And this week, that unrest – the culmination of a series of strikes at mines in the area, including labor walkouts at the mine I had visited – boiled over into violence that ended 34 lives. Police, who lost two officers in the clashes, claimed they had no choice other than to use live ammunition and tear gas to disperse thousands of workers gathered on a hilltop near the mine. Many of them brandished machetes, handguns and even spears.
Wages were cited as the main reason for the current strike – with about 3,000 skilled rock-drill operators demanding pay of about $1,500 a month – but the tension has been heightened by rivalries between the two main mineworkers unions, demands by some groups that the mines be nationalized, as well as social problems in the region. Most of the miners live in barracks during the work week while their families reside in poor townships, some without running water, many miles away.
John Capel, executive director of the Bench Marks Foundation, said a recent survey of conditions in the Rustenburg region had found only modest improvements since its study five years ago. “There are still issues relating to lung infections caused by platinosis and air pollution,” he said in a statement this week. “We still see the same concerns we raised relating to HIV/AIDS, the impact of the living-out allowance, cracked housing, unguarded pits, conflicts of interest, land issues, unemployment and the unsafe working conditions, as well as women’s safety.”
Rustenburg, about an hour’s drive west of Johannesburg, has staked its claim in recent decades as one of the world’s centers of platinum mining. The nation’s fastest-growing city, it lies on the western segment of the Bushveld igneous complex, an ancient formation that holds nearly three-quarters of the world’s known platinum reserves. With the price of platinum at about $1,450 a troy ounce, the potential worth of the South African reserves is huge.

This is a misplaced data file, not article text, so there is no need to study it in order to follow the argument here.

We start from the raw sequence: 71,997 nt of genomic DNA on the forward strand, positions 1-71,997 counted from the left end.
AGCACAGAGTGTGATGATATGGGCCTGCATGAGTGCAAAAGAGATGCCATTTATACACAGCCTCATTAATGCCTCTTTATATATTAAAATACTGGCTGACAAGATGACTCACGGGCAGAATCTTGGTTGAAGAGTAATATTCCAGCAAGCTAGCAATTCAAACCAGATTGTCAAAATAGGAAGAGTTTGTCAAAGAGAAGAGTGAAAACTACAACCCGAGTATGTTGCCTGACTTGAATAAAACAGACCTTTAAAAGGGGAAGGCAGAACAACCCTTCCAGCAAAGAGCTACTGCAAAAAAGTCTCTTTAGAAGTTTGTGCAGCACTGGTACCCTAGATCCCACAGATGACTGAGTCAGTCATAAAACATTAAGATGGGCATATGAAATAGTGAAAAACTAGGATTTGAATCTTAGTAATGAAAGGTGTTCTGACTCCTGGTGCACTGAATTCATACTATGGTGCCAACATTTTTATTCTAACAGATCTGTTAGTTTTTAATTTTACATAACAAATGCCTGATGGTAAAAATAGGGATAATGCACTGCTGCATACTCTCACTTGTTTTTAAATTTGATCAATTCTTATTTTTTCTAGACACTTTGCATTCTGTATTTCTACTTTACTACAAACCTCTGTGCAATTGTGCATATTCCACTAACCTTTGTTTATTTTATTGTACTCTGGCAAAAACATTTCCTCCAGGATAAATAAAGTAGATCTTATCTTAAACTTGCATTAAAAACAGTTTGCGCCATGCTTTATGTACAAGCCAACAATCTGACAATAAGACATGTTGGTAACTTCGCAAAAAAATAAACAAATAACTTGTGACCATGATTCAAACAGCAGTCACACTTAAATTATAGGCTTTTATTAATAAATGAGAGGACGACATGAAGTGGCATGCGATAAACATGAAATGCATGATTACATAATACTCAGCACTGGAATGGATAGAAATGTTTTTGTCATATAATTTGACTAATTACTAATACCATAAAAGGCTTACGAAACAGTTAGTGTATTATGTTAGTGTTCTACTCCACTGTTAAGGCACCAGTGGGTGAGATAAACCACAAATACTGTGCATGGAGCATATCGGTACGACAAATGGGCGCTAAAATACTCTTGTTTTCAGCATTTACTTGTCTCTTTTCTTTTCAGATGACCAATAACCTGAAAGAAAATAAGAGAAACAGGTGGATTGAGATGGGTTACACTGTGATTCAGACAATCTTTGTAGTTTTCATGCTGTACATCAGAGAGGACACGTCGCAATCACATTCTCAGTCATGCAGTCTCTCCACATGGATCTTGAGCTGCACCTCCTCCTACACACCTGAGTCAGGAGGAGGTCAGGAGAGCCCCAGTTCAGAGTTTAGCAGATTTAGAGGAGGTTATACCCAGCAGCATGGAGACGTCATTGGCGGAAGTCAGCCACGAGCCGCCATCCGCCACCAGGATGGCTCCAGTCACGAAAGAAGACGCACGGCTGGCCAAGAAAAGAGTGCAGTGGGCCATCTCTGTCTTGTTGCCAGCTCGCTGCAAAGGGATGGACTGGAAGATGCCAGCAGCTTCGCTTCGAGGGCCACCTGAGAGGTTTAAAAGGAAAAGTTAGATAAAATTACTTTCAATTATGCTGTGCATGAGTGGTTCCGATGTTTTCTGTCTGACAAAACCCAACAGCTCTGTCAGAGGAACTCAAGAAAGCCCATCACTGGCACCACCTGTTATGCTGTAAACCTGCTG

But mining and processing platinum is a difficult and expensive process, mine owners point out, and the price of the commodity has waxed and waned depending on the demand for its industrial uses, including as a component of auto catalytic converters. For each ton of ore that miners load into hopper cars, only about a tablespoon of platinum is extracted after milling, smelting and refining.
Extracting enough platinum is not as big of an issue, however, as safety, morale, and severe skill shortages that are caused by South Africa’s mining and construction booms. Social pressures on mining companies are intensifying, with the activist youth wing of the African National Congress calling for profit-sharing or nationalization.
Eighteen years after the end of white apartheid rule in South Africa, the nation still faces inequality, with the white minority and a relatively small black elite controlling much of the economy while the majority of black Africans demand better jobs, housing, education and health care. In a sense, the platinum violence is a microcosm of that wider tension.